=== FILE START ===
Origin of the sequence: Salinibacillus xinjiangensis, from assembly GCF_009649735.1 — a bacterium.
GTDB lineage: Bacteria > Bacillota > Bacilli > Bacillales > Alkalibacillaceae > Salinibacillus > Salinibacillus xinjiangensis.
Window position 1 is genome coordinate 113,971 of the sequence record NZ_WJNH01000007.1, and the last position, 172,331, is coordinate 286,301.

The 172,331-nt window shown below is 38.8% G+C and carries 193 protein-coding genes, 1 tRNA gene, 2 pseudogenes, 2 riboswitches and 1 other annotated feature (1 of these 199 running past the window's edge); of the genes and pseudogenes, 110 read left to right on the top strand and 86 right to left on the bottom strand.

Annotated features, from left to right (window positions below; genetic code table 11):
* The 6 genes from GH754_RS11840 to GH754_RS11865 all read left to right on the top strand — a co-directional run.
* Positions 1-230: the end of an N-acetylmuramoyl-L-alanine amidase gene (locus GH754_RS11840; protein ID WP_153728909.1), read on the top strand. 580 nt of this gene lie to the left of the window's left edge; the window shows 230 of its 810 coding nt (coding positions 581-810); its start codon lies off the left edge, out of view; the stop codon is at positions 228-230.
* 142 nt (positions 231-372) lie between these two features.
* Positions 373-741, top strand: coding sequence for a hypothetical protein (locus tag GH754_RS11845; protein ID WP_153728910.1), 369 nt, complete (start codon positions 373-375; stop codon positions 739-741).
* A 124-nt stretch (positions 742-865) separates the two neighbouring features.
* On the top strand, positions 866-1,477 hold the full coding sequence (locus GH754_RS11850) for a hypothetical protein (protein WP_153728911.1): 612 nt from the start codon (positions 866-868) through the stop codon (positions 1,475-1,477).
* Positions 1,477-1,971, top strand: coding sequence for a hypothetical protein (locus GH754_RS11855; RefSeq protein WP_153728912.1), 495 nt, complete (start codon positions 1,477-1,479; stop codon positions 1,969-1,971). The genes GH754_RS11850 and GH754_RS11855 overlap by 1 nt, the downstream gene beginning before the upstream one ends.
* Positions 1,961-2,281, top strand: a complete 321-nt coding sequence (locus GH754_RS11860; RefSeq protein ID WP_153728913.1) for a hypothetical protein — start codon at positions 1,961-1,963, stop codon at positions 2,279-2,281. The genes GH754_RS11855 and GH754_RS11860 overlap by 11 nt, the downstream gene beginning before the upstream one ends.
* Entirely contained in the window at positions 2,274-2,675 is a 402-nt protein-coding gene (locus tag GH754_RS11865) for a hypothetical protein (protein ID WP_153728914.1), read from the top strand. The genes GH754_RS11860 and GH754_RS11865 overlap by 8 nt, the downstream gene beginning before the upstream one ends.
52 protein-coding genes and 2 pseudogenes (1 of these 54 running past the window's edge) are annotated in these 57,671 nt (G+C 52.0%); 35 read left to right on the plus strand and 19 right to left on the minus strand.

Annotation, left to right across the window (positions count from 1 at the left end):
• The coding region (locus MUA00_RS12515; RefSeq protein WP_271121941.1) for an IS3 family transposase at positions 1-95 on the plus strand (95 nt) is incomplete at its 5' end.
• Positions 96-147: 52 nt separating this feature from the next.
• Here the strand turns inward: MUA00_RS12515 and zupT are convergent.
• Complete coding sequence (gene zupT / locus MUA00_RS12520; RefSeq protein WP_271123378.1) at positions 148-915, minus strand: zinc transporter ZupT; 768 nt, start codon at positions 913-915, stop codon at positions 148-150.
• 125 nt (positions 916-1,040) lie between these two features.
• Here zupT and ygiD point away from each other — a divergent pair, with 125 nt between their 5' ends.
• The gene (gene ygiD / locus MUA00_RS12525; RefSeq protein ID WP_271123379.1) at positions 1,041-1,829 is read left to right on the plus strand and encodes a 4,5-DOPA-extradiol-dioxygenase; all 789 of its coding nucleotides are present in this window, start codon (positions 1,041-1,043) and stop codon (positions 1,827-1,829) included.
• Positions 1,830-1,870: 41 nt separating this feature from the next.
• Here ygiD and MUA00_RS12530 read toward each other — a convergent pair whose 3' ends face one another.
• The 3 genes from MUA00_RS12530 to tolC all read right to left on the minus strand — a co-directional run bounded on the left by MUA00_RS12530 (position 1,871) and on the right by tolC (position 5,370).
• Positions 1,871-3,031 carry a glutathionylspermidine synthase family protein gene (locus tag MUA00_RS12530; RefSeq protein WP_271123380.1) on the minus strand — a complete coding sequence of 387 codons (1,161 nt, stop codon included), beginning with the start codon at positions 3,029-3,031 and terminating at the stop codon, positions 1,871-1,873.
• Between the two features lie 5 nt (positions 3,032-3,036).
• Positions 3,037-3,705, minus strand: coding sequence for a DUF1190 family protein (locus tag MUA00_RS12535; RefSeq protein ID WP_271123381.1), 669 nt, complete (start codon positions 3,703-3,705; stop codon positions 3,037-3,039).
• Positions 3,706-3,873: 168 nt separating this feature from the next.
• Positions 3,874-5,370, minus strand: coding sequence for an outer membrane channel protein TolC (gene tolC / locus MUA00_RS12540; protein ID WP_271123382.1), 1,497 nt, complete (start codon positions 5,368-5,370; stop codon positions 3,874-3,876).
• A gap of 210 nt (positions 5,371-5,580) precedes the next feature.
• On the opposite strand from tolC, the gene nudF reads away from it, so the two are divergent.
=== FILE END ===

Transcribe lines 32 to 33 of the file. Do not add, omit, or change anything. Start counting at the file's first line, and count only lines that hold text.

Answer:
• A gap of 210 nt (positions 5,371-5,580) precedes the next feature.
• On the opposite strand from tolC, the gene nudF reads away from it, so the two are divergent.